“So according to you, you are looking after the Taj very well and nothing has to be done..you are not ready to accept that there is a problem”, Justice Madan B Lokur asked ASI’s lawyer A D N Rao.
The Supreme Court today slammed the Archaeological Survey of India for not giving convincing answers as to why the monument of love, the iconic Taj Mahal was fast losing its marble colour.
“So according to you, you are looking after the Taj very well and nothing has to be done..you are not ready to accept that there is a problem”, Justice Madan B Lokur asked ASI’s lawyer A D N Rao. The bench also comprises Justice Deepak Gupta
This was when he first said that the green patches on the Taj’s surface were formed by insects which invaded from the stagnant waters of adjacent Yamuna river and then later said it was caused by flying algae.
Justice Lokur retorted: “What? Flying algae? Algae has wings?”. Look, Mr. Rao, you are not being serious. The fact is that you are not aware what is causing the change in colour. Rao initially said” we are looking into the matter with the help of international experts”
Appearing for the Centre, Additional Solicitor General Tushar Mehta said such a stand on the part of ASI is wrong and first we have to accept the fact that there is a problem with the Taj.
On May one, the court had asked: “We are concerned at the change of the colour of the Taj Mahal. It became yellowish, then turned brownish and now its greenish. Why is it happening ?”
Regarding non-submission of a vision document to renovate and revive the Taj and Taj trapezium area, the bench asked why till now only one meeting had been called. “Just one meeting?”
The bench also said the petitioner renowned M C Mehta cannot be kept away from meetings given the fact that he himself is an expert dealing with such issues for the past 33 years through PILs
“ You cannot keep him away. Taj Mahal does not belong to him..remember he is fighting for a cause. You have a huge resource in the form of M C Mehta. There has to be constant dialogue with him. If you have genuine experts they will know his value. This is not an adversarial petition”.
“If the situation required and you are unable to get to the root of it, you can even bring experts from outside the country”, the bench said on May 1..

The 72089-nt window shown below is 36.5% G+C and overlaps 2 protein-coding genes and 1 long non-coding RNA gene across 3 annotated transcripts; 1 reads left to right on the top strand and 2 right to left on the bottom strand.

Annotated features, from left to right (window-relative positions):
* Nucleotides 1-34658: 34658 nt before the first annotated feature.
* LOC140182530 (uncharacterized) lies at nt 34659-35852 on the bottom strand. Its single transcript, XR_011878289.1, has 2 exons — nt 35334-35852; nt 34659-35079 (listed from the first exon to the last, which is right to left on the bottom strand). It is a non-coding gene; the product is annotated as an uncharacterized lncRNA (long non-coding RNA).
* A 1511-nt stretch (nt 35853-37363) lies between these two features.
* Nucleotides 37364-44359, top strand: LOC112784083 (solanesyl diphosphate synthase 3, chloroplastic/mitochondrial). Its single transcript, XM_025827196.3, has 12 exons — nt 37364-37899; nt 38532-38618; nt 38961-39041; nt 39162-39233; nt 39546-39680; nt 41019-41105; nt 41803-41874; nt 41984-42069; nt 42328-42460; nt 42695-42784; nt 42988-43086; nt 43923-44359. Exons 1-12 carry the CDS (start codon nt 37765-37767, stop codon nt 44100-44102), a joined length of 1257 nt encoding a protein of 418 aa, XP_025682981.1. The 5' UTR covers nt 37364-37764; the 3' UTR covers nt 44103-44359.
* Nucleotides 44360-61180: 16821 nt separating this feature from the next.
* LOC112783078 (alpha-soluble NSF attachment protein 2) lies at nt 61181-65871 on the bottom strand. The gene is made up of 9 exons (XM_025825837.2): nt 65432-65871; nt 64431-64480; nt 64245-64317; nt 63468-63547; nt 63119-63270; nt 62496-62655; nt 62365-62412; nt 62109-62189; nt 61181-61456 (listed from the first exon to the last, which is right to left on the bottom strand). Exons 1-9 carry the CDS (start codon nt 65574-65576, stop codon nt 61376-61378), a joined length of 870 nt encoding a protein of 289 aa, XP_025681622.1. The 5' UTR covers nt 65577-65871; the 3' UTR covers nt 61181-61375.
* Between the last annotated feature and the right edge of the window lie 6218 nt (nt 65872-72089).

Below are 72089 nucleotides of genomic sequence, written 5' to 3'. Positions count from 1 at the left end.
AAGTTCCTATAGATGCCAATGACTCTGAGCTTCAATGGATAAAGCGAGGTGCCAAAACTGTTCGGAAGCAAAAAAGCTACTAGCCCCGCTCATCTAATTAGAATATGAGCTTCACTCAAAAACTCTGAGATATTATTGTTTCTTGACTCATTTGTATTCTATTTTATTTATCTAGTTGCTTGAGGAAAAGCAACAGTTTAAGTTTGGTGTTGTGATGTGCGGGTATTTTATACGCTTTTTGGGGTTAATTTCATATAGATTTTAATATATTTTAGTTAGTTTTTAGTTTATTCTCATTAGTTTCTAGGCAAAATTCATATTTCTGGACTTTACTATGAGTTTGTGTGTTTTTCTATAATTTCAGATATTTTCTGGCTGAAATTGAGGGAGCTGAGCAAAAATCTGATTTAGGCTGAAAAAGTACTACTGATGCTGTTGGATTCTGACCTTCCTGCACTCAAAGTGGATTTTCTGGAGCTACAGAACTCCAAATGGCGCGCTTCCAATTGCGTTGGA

"We don't know whether you have or perhaps don't have the expertise. Even if you have the expertise, you are not utilizing it. Or perhaps you don't care," it said.
The comments came after the bench went through photographs submitted by petitioner environmentalist MC Mehta. The environmentalist had sought protection of the Taj from the ill-effects of polluting gases and deforestation in and around the area.After Nadkarni said the management and protection of the monument was being done by the Archaeological Survey of India, the bench fixed matter for further hearing on today.
On December 9 the bench had said We want a broad and inclusive document with a futuristic vision to protect the Taj Mahal as informal and temporary measures are not enough for a few hundred years.
The judges said: “The steps proposed are not enough. The state should come out of its bureaucratic approach and explore a long-term steps. A larger and broader perspective of the entire scenario should be taken into account by the state government and the stakeholders should sit together and come out with ways on how to preserve and protect the monument for the future generations”.
“We also feel that civil society including experts from different fields should be involved in devising a strategy in this direction”, the bench said.
Experts including those concerned with cultural heritage, historical heritage, environment and wildlife must take part in it.
"They will consult not only officials but also persons from the civil society including the petitioner MC Mehta, who has spent more than 33 years in making efforts to protect the Taj and its environs", the bench said.